To have more in life, you need less of it. Let me explain.
In front of our house, we planted a red-tipped photinia a few years ago. Our goal was to hide a chimney that seemed to stick out of the view.
The shrub grew…and grew…and grew. It shot up and spread out, becoming misshapen.
We knew we had to do something.
It did not take long for Google to yield the answer. If you want a plant to grow well, you prune correctly.
The site showed how the cuts change the shape and growth of a plant. It became clear that the only way to grow straight was to prune away the branches that depleted the energy the plant needed to keep growing.
Armed with pruning shearers, we started snipping and watched foliage fall free. The question kept floating, “are we killing this plant?” (I am an experienced plant assassin!)
But the plant not only grew but also flourished. Now, each year, we return, shearers in hand, and prune more.
Life presents the paradox that the only way to grow is to take away. Get rid of the pieces of a life that do not contribute to growth. Without pruning, all living things are doing nothing more than slowly dying.
What goes for the garden applies to life and spirit. Without cutting back to the essentials, even good things drain the energy that creates growth.
Funerals have become a routine part of my life. When I attend a funeral and talk with friends of my age, they are saying, “this is my last year, and I’m retiring. Life is worth more than the job I have.”
American society, as it comes out of COVID winter, is changing. Company HR managers are finding resignation letters in their inboxes. Some estimate that over 90% of workers want to change directions of careers and employers. For several months, people had the space to ask, “Is this what I want?” And many realized the answer is no.
The question haunts me. Is it time to prune my life?
I have started taking a seasonal approach to life. What do I prune in this season of my life?
Activities accumulate. Projects flow to a person, at least they did to me. I did them because I always did them.
Yet, one question burns inside.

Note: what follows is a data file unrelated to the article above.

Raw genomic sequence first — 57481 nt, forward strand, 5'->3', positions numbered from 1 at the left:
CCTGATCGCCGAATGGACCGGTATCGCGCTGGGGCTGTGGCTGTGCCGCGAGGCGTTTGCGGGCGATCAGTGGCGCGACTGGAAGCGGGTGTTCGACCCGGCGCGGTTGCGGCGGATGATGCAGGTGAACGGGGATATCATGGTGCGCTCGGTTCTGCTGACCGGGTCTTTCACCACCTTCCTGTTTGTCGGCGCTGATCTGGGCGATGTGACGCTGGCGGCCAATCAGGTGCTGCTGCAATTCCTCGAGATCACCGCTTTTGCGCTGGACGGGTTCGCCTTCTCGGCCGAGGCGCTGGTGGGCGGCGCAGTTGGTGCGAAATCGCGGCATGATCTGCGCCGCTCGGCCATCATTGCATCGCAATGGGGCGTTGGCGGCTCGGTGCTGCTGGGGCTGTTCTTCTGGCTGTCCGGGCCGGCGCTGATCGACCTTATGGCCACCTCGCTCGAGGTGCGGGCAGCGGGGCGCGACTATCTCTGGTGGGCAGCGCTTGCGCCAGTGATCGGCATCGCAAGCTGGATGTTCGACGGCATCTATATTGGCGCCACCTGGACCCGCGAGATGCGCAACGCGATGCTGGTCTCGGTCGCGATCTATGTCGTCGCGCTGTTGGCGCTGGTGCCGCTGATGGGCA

How does this serve my life? Does it contribute to the direction I want to go? Or does it only fulfill the expectations of others?
So I took out my spiritual pruning shearers. I have started to surrender things I have always done to the cutting floor. At first, I felt anxious about dropping them. But now, I know it was best for me and others.
To prune a life, you have to grasp three ideas.
  • What are your strengths?
  • What are you doing that others can do that you don’t need to do?
  • What could you do if you let go of something else?
What happened when I pruned my life of the good? I could invest time in things that affected more people more profoundly. I have a morning devotional program. It doesn’t take an overwhelming amount of time but does need both creativity and focus. It can help people better than any meeting I am forced to attend or report to write. By letting something fall to earth, I can grow in the best direction.
I have found it takes courage to do that. People will be displaced and disappointed. That’s ok, but the earth keeps on spinning.
And it is frightening. How can I be the same person if I don’t do the same things? I can’t, but I can be a better version of myself when I cut away the processes in my life that hold me back. It does take courage to put the shearers to your life.
Voltaire supposedly said, “The enemy of best is good. Too often, we settle for the good in life at the expense of what it could be.
Why settle for ok. None of us were born to be cogs in wheels. What in life do you need to jettison?
Take a hard look, an honest look. Then, take out the shearers. Growth will come, and life will be richer than you could ever imagine.